D. Patrick Mar 11,"General Motors GM 1.43% this morning announced that it will acquire Cruise Automation, a San Francisco-based developer of autonomous vehicle technology. No financial terms were disclosed, but Fortune has learned from a source close to the situation that the deal is valued at “north of $1 billion,” in a combination of cash and stock.
Talks between the two companies originally related to a strategic investment by GM in Cruise, which was planning to raise a new round of venture capital funding. But that quickly morphed into an acquisition discussion with the entire agreement getting hashed out in less than six weeks. Read more Hmmmm…That sets the bar. Reminiscent of AOL paying $1.1B for MapQuest resulting in NavTeq getting $8.1B from Nokia followed by Here getting $3B from MB et al. Deja vu all over again! Very interesting 🙂 Alain
C. Mui, Mar 10, "“Baloney” and “nonsense” captured the zeitgeist of many reactions to my early articles on the potential of Google’s self-driving car program. But, that was in 2013, when many viewed driverless cars as nothing more than a high-tech dalliance by Google founders Larry Page and Sergey Brin. …To facilitate an ongoing discussion (and help to address search engine limitations), this post will provide an ongoing, chronological compendium of my articles on the business and societal innovation and disruption enabled by driverless cars. Happy reading, and I’d welcome your comments. Read more and Comment Hmmmm…23 of Chunka’s visionary articles are linked. He’s be right on! 🙂 Alain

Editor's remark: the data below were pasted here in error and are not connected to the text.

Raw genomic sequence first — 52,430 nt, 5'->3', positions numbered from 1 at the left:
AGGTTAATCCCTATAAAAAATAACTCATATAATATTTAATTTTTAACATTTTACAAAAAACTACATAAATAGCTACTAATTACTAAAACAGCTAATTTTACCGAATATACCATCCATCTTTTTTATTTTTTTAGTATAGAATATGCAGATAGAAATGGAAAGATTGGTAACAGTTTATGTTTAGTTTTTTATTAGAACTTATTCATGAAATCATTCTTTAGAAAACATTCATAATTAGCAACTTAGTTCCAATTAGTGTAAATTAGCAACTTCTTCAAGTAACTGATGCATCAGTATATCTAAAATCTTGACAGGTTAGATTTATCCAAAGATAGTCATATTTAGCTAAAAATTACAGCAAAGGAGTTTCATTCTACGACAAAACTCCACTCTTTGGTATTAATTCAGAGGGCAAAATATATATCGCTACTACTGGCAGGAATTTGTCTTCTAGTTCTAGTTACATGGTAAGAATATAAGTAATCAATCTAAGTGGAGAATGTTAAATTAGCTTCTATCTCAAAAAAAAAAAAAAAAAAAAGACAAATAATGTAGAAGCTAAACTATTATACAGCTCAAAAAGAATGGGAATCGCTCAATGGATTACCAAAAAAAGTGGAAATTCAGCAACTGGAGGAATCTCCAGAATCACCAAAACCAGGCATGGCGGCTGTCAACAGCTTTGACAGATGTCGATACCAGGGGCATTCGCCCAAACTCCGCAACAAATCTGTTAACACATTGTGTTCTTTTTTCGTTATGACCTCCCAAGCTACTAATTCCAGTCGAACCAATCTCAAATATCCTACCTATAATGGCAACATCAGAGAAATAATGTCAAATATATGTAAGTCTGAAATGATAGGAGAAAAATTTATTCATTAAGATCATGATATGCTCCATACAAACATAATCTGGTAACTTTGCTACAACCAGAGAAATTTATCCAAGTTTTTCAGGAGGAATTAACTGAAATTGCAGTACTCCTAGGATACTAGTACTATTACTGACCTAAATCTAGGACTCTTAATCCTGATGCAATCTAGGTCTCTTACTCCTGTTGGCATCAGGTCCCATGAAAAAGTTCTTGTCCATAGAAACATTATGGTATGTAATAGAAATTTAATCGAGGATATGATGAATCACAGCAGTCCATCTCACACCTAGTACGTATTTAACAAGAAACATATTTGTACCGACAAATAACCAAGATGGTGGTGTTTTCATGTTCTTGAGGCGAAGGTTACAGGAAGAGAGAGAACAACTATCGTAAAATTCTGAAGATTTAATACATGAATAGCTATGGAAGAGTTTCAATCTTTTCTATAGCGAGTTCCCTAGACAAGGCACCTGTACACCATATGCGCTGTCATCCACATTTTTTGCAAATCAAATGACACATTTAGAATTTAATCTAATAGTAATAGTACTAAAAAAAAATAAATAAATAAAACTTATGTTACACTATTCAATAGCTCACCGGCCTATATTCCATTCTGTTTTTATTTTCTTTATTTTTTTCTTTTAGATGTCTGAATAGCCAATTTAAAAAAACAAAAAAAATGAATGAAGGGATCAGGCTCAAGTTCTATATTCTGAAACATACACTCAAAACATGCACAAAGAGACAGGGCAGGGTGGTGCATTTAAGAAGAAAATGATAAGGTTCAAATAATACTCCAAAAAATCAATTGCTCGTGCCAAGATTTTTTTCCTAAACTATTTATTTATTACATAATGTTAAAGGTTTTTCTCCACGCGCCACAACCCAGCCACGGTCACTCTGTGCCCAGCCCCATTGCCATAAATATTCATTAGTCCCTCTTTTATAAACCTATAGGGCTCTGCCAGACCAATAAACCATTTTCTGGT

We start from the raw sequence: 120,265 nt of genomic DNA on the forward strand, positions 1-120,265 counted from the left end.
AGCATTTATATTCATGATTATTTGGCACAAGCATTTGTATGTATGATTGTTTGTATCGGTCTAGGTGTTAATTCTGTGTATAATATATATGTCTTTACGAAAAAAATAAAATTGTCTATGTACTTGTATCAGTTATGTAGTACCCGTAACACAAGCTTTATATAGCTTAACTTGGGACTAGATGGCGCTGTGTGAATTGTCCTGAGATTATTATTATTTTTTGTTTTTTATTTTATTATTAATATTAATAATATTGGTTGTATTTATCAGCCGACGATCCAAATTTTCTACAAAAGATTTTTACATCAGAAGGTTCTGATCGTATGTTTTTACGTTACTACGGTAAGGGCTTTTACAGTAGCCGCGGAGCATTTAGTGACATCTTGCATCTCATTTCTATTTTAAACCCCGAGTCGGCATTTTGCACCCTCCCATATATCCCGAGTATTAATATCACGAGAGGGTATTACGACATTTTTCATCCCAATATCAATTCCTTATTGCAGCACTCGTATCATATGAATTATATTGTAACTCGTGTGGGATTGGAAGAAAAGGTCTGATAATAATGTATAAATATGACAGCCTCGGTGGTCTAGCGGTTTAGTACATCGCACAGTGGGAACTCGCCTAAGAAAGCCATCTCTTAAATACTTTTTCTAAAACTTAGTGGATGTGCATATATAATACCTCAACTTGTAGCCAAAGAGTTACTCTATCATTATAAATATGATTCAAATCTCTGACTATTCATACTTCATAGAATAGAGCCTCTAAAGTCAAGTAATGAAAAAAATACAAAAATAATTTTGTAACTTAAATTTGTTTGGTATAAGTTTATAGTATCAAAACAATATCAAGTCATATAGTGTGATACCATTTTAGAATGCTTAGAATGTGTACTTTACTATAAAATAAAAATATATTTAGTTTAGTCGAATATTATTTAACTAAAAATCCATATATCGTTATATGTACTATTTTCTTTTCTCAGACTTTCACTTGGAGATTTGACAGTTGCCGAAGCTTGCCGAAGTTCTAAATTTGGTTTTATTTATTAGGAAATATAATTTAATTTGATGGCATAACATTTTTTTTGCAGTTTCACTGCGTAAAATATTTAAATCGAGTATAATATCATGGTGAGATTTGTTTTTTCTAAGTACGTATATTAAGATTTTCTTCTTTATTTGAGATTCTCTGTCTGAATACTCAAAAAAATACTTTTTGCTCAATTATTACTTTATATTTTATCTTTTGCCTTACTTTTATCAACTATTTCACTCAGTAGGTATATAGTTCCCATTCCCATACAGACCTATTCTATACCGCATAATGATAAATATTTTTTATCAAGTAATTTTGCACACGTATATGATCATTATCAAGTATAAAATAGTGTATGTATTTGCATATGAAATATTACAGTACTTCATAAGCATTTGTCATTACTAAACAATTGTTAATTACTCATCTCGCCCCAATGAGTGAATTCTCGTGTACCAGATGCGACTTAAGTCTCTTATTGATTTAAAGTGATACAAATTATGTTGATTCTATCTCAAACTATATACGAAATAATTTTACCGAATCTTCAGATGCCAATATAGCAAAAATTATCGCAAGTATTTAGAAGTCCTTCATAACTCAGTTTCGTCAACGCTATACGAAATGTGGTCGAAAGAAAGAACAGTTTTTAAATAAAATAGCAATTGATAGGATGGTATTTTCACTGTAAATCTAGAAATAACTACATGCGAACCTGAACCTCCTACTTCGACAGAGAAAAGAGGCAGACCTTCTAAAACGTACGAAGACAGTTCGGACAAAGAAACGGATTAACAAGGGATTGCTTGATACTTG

Mar 2016, "The correct term for the proposed system to be trialled is not ‘driverless trucks’, but ‘platooning’. This is where a series of vehicles use technology to enable drivers to move more closely to each other in convoy than would be safe if he or she were not using them. The UK government has agreed to a limited trial of platooning on a stretch of the M6 in Cumbria, a portion of UK motorway that is relatively quiet with larger sections between junctions…." Read more Hmmmm…I hear the arguments about truck platooning; however, the value of platooning can only be captured if there is a substantive chance that vehicles so equipped will find ech other sufficiently often in their normal traffic movements to make a difference. There is one place where platooning would be useful for a substantial portion (~25%) of their daily travels: The 3,000 buses in trans-Hudson service! Alain